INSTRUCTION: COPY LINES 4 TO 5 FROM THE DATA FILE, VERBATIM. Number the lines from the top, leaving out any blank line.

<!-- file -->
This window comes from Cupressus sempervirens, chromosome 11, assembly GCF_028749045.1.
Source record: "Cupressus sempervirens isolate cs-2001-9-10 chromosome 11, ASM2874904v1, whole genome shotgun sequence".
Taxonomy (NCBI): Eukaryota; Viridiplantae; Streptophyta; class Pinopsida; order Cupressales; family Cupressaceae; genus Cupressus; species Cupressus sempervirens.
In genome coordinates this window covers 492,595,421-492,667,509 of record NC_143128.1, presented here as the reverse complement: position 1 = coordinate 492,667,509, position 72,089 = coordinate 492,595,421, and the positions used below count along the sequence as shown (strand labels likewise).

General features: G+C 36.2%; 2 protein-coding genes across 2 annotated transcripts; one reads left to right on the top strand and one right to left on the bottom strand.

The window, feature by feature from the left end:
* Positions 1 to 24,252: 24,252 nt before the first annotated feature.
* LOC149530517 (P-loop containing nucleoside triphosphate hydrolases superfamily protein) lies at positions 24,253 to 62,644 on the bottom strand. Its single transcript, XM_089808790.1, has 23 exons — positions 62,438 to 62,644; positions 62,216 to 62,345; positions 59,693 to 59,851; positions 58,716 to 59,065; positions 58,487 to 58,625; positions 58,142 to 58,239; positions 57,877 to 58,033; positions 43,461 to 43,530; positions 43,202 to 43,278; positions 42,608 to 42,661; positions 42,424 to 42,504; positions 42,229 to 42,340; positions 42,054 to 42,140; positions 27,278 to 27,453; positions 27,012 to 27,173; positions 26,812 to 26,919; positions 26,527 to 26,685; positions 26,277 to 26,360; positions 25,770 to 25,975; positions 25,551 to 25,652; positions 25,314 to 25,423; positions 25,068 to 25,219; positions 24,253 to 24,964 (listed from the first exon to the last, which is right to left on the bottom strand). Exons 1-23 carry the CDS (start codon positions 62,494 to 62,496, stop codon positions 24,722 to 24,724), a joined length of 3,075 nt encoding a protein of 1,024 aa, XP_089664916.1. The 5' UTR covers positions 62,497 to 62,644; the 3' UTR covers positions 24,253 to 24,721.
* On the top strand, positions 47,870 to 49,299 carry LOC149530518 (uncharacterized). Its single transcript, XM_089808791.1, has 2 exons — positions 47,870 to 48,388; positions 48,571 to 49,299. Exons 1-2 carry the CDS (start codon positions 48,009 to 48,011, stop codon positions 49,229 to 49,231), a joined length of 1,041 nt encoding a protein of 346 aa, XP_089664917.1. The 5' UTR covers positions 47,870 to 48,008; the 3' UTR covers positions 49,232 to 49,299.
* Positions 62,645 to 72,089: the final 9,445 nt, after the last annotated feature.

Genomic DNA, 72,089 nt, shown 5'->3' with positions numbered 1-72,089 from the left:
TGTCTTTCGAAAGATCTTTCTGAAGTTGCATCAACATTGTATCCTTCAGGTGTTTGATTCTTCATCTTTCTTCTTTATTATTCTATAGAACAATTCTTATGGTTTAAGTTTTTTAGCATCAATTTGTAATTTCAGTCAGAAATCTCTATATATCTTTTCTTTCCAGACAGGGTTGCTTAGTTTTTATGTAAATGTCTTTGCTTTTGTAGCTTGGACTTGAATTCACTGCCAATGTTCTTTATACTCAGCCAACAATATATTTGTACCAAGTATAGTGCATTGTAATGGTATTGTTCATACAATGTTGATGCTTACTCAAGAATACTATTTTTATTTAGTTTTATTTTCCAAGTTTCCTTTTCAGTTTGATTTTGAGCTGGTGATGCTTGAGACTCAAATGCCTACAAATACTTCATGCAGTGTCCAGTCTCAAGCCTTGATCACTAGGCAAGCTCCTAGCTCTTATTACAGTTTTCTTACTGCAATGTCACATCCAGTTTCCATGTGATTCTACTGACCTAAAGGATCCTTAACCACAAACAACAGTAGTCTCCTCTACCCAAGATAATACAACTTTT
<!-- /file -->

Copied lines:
In genome coordinates this window covers 492,595,421-492,667,509 of record NC_143128.1, presented here as the reverse complement: position 1 = coordinate 492,667,509, position 72,089 = coordinate 492,595,421, and the positions used below count along the sequence as shown (strand labels likewise).

General features: G+C 36.2%; 2 protein-coding genes across 2 annotated transcripts; one reads left to right on the top strand and one right to left on the bottom strand.